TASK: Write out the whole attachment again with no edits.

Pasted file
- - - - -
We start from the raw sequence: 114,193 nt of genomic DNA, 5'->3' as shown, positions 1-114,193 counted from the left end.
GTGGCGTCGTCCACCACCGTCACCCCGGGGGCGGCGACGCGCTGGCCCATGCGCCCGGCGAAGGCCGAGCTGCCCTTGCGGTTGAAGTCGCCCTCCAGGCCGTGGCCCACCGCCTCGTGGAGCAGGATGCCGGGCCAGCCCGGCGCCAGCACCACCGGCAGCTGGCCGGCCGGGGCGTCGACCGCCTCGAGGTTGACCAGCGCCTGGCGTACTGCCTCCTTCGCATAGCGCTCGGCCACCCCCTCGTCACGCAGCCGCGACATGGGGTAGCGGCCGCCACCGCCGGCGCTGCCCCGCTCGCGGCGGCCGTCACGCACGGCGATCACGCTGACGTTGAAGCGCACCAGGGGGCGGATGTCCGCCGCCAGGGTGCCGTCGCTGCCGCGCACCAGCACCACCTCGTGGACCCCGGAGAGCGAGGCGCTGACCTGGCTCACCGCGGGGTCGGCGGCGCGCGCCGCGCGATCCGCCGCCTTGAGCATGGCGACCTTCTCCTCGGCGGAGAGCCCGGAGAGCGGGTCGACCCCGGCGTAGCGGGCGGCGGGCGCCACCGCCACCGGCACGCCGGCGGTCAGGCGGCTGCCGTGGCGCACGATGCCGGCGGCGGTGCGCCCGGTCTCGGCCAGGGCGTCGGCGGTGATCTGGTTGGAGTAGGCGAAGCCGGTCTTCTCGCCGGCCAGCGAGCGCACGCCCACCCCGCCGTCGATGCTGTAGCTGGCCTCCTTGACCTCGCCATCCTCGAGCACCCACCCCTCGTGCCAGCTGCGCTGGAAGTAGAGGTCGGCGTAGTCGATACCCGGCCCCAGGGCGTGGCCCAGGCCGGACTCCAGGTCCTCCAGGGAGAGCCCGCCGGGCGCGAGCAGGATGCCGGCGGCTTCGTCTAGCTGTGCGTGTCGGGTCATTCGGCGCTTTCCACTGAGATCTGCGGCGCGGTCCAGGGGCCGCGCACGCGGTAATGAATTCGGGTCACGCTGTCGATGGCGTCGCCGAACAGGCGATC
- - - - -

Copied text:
We start from the raw sequence: 114,193 nt of genomic DNA, 5'->3' as shown, positions 1-114,193 counted from the left end.
GTGGCGTCGTCCACCACCGTCACCCCGGGGGCGGCGACGCGCTGGCCCATGCGCCCGGCGAAGGCCGAGCTGCCCTTGCGGTTGAAGTCGCCCTCCAGGCCGTGGCCCACCGCCTCGTGGAGCAGGATGCCGGGCCAGCCCGGCGCCAGCACCACCGGCAGCTGGCCGGCCGGGGCGTCGACCGCCTCGAGGTTGACCAGCGCCTGGCGTACTGCCTCCTTCGCATAGCGCTCGGCCACCCCCTCGTCACGCAGCCGCGACATGGGGTAGCGGCCGCCACCGCCGGCGCTGCCCCGCTCGCGGCGGCCGTCACGCACGGCGATCACGCTGACGTTGAAGCGCACCAGGGGGCGGATGTCCGCCGCCAGGGTGCCGTCGCTGCCGCGCACCAGCACCACCTCGTGGACCCCGGAGAGCGAGGCGCTGACCTGGCTCACCGCGGGGTCGGCGGCGCGCGCCGCGCGATCCGCCGCCTTGAGCATGGCGACCTTCTCCTCGGCGGAGAGCCCGGAGAGCGGGTCGACCCCGGCGTAGCGGGCGGCGGGCGCCACCGCCACCGGCACGCCGGCGGTCAGGCGGCTGCCGTGGCGCACGATGCCGGCGGCGGTGCGCCCGGTCTCGGCCAGGGCGTCGGCGGTGATCTGGTTGGAGTAGGCGAAGCCGGTCTTCTCGCCGGCCAGCGAGCGCACGCCCACCCCGCCGTCGATGCTGTAGCTGGCCTCCTTGACCTCGCCATCCTCGAGCACCCACCCCTCGTGCCAGCTGCGCTGGAAGTAGAGGTCGGCGTAGTCGATACCCGGCCCCAGGGCGTGGCCCAGGCCGGACTCCAGGTCCTCCAGGGAGAGCCCGCCGGGCGCGAGCAGGATGCCGGCGGCTTCGTCTAGCTGTGCGTGTCGGGTCATTCGGCGCTTTCCACTGAGATCTGCGGCGCGGTCCAGGGGCCGCGCACGCGGTAATGAATTCGGGTCACGCTGTCGATGGCGTCGCCGAACAGGCGATC